…especially if you’re a golf writer looking for a quote. With over two dozen wins on the PGA Tour, two majors to his credit and a 22-year career in the broadcast booth for CBS, Johnny has the credibility to speak his mind – and he certainly does; he is well-known for not pulling punches when doling out his opinions from the broadcast tower or in interviews.
Sportswriter Dan Jenkins mentioned Johnny’s acerbic commentary style in his 2005 novel Slim and None, when his main character, fictitious PGA Tour pro Bobby Joe Grooves, compared Miller to the blunt-spoken announcers at European Tour events:
“Hit a bad shot in America and every announcer but Johnny Miller will throw you a softball. Say something like, ‘That’s not exactly what he had in mind.’
But hit a bad shot in Europe and the Brit on the mike will say, ‘Ah, there’s old Aunt Martha, trying to play golf again.’ ”
Johnny was on hand the weekend before Thanksgiving at Pebble Beach as honorary host of the Callaway Pebble Beach Invitational pro-am tournament. Enjoying a pristine late-autumn Central Coast afternoon while he waited by the 18th green to present the trophy to tournament winner Tommy “Two Gloves” Gainey, Johnny was asked about the news that the current world #1, Rory McIlroy, was soon to make a wholesale equipment change. The young Northern Irishman is rumored to be signing a multi-year, multi-million dollar deal with Nike, and dropping the Titleist clubs and ball that have been in his bag for four European Tour victories, six PGA Tour wins, and two major championships. Johnny’s answer was typically blunt:
“It could be a major issue. It’s one thing to change clubs, but it’s another thing when you change ball and clubs. I did that with Wilson in ’75, and it literally ruined my career. I never tell anybody that, but since we got on it… they had that truncated-cone dimple ball and crappy woods – the irons were good, but I mean it was a disaster for me. It would have been one thing if I could have kept playing Titleist or something, but they wanted me to switch to their new ball.”
The problem with good players is they think they can win with a rental set, you know, but it really isn’t true. You have so much confidence you feel like ‘Hey, it doesn’t matter, I’ll take the big bucks…’ ”
McIlroy obviously feels differently about it than Miller; on Tuesday in Dubai he was asked by reporters if he had any concerns that the change would jeopardize his game. He replied,
“No, not at all. I think all the manufacturers make great equipment nowadays and it’s all very similar – a lot of them get their clubs made at the same factories. I don’t think it will make any difference.”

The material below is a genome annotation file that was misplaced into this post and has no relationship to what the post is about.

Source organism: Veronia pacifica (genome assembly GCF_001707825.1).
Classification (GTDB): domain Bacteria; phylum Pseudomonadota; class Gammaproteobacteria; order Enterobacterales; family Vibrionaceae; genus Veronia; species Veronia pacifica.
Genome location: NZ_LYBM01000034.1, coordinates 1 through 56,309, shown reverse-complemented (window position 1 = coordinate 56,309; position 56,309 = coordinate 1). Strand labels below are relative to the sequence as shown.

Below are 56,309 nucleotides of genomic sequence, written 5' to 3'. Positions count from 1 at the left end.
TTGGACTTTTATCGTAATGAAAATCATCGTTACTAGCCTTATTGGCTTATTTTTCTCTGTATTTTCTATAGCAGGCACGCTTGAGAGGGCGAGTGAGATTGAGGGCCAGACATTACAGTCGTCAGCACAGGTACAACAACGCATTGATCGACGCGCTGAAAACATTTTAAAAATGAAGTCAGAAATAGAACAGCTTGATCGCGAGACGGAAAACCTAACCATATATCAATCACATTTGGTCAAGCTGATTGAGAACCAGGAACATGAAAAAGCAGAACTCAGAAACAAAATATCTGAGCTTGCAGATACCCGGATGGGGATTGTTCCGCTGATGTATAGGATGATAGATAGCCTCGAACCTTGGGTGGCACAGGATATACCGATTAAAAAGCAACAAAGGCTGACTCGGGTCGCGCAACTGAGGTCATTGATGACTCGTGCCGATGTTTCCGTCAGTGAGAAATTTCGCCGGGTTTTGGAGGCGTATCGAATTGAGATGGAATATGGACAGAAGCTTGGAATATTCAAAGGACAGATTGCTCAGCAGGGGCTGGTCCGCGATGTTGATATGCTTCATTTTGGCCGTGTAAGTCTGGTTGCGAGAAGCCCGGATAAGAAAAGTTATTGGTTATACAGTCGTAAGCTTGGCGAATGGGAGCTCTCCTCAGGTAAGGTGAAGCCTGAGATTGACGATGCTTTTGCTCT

With Nike in the equipment news recently promoting their new “cavity-back” Covert driver, and the second generation of their resin-core-technology ball, this is probably not what Rory’s new handlers in Beaverton would like to hear.
On the other hand, the folks at “The House That Swoosh Built” may not be concerned. With players’ roles these days more as brand ambassadors than pitchmen for a specific line of clubs or model of ball, McIlroy is not likely to be shoehorned into an existing product line; in fact, far from playing clubs manufactured in some überfactory churning out clubs for all comers, Rory’s new sticks are likely to be handmade Nike-skinned replicas of his successful Titleist clubs, and the ball he plays may be a finely-tuned special, custom-crafted to his liking – the goal is for him to win with the Swoosh on display, and the details of what he uses to get there will probably never be known outside his immediate circle.
With three wins – but no majors – on his record in 2012, and a new wunderkind potentially relegating him to a second-fiddle position at Nike, speculation about what lies ahead for a sputtering Tiger Woods is the subject of much discussion in golf circles these days. Johnny also had something to say about what’s to come for Tiger:
“I think Tiger will have a good year; obviously he’s due to win a Masters. If he can win a Masters and get that monkey [off his back]…The old career is gone – it’s like it’s past history; somebody else did it. Now he’s got kind of a new time of his life, which just about every golfer goes through from 35 on. It’ll be interesting to see if he can get the little bugs out of his head, the worries and this and that.”
“Right now the young guys aren’t scared of him, that’s the big difference. Before everybody was scared to death of him, but now it’s sort of like ‘Yeah, yeah, you were great, unbelievably great, but that was before – now it’s our turn.’ That’s what he’s got to overcome.”